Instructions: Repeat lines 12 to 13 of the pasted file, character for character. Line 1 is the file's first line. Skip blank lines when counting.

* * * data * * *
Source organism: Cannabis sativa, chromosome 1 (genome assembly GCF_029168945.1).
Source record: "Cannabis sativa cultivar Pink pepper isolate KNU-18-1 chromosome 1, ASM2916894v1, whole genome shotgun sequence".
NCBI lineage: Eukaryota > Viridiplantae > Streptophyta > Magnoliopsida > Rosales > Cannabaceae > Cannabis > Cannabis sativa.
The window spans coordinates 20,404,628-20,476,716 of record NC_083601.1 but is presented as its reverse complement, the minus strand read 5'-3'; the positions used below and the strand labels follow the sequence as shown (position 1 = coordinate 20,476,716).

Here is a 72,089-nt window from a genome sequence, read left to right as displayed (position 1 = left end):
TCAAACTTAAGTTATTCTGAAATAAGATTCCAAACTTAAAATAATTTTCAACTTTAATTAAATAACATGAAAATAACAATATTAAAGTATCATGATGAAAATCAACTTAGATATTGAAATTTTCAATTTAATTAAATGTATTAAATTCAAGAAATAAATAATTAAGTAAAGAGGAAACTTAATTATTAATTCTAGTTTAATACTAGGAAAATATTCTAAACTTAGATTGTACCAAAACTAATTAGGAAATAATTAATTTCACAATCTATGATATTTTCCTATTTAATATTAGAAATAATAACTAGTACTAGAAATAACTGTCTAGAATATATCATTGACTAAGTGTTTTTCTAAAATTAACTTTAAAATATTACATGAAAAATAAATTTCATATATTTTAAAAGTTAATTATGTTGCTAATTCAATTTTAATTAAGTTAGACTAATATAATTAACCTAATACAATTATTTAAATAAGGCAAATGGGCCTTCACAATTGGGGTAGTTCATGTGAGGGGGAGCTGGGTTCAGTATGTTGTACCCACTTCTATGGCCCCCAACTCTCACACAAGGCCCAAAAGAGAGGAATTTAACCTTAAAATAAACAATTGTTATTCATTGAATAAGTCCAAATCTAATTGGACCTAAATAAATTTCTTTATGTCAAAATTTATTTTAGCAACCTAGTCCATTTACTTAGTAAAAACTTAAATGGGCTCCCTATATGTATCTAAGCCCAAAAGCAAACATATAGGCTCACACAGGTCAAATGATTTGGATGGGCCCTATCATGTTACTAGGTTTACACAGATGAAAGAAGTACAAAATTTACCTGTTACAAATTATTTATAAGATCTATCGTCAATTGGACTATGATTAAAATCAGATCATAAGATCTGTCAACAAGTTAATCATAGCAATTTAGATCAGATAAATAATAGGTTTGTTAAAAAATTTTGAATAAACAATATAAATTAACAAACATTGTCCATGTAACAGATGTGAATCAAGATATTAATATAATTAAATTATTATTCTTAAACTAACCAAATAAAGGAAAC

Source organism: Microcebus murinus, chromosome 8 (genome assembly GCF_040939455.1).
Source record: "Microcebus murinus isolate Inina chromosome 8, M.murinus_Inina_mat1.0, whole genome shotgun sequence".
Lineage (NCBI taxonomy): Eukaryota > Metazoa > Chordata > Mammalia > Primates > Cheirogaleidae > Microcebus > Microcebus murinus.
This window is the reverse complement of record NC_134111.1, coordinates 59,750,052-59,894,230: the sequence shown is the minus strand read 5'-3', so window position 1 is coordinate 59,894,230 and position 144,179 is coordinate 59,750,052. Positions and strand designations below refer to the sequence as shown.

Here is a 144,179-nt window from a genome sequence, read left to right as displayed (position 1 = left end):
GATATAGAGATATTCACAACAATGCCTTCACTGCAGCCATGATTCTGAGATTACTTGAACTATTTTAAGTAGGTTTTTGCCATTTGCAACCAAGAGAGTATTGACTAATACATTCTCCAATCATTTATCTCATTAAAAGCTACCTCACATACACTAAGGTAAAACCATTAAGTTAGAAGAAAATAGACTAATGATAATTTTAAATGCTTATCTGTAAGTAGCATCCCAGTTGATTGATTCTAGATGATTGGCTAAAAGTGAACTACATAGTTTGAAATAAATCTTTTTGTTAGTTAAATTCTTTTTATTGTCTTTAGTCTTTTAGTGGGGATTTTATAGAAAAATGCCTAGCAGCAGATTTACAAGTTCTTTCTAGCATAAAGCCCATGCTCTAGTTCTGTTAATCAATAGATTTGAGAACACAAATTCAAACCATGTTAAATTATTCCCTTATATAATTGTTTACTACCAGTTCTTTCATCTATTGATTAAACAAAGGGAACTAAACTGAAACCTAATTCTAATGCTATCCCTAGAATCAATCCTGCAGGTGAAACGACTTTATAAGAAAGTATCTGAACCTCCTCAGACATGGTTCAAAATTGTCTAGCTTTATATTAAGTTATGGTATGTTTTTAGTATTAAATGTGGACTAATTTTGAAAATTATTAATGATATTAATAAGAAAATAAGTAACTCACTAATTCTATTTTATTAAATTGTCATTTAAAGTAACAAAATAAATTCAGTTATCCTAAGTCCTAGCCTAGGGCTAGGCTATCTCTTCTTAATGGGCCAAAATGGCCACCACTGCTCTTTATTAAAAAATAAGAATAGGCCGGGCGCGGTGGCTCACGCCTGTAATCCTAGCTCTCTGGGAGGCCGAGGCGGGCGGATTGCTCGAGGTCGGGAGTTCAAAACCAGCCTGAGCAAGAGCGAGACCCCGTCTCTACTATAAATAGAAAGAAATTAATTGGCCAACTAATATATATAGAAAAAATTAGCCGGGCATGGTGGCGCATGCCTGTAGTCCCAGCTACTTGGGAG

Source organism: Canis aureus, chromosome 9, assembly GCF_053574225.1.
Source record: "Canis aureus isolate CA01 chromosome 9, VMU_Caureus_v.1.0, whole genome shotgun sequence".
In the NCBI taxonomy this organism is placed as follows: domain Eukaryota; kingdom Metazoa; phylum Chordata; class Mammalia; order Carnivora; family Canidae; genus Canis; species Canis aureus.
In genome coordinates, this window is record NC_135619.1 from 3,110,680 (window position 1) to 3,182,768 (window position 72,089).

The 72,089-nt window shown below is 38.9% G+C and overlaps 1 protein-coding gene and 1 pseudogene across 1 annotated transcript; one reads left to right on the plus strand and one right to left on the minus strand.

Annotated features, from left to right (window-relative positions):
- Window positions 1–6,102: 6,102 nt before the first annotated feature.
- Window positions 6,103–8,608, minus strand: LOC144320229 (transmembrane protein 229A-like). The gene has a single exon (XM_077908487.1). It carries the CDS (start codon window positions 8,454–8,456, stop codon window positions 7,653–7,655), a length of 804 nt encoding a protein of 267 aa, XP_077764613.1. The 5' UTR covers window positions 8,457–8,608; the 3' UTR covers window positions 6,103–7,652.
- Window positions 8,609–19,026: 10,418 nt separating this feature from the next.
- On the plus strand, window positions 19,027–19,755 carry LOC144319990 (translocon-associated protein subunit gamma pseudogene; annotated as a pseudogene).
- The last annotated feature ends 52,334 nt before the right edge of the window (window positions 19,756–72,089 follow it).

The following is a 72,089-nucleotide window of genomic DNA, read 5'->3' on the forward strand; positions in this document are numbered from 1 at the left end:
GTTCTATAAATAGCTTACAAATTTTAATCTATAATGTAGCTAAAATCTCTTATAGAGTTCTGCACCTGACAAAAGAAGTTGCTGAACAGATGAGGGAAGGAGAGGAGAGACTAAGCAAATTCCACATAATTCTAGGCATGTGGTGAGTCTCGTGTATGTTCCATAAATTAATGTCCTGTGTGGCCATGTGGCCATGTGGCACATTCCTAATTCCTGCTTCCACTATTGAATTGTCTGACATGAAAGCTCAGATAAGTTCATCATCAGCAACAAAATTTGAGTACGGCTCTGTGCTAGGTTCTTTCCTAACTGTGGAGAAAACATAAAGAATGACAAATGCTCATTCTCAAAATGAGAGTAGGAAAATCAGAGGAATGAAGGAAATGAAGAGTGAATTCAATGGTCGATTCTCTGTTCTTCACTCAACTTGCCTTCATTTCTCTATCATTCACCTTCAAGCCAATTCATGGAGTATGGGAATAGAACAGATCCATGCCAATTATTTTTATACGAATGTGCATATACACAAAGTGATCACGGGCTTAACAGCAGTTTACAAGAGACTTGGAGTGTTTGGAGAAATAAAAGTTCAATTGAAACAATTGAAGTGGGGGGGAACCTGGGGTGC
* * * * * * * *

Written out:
GATATAGAGATATTCACAACAATGCCTTCACTGCAGCCATGATTCTGAGATTACTTGAACTATTTTAAGTAGGTTTTTGCCATTTGCAACCAAGAGAGTATTGACTAATACATTCTCCAATCATTTATCTCATTAAAAGCTACCTCACATACACTAAGGTAAAACCATTAAGTTAGAAGAAAATAGACTAATGATAATTTTAAATGCTTATCTGTAAGTAGCATCCCAGTTGATTGATTCTAGATGATTGGCTAAAAGTGAACTACATAGTTTGAAATAAATCTTTTTGTTAGTTAAATTCTTTTTATTGTCTTTAGTCTTTTAGTGGGGATTTTATAGAAAAATGCCTAGCAGCAGATTTACAAGTTCTTTCTAGCATAAAGCCCATGCTCTAGTTCTGTTAATCAATAGATTTGAGAACACAAATTCAAACCATGTTAAATTATTCCCTTATATAATTGTTTACTACCAGTTCTTTCATCTATTGATTAAACAAAGGGAACTAAACTGAAACCTAATTCTAATGCTATCCCTAGAATCAATCCTGCAGGTGAAACGACTTTATAAGAAAGTATCTGAACCTCCTCAGACATGGTTCAAAATTGTCTAGCTTTATATTAAGTTATGGTATGTTTTTAGTATTAAATGTGGACTAATTTTGAAAATTATTAATGATATTAATAAGAAAATAAGTAACTCACTAATTCTATTTTATTAAATTGTCATTTAAAGTAACAAAATAAATTCAGTTATCCTAAGTCCTAGCCTAGGGCTAGGCTATCTCTTCTTAATGGGCCAAAATGGCCACCACTGCTCTTTATTAAAAAATAAGAATAGGCCGGGCGCGGTGGCTCACGCCTGTAATCCTAGCTCTCTGGGAGGCCGAGGCGGGCGGATTGCTCGAGGTCGGGAGTTCAAAACCAGCCTGAGCAAGAGCGAGACCCCGTCTCTACTATAAATAGAAAGAAATTAATTGGCCAACTAATATATATAGAAAAAATTAGCCGGGCATGGTGGCGCATGCCTGTAGTCCCAGCTACTTGGGAG

Source organism: Canis aureus, chromosome 9, assembly GCF_053574225.1.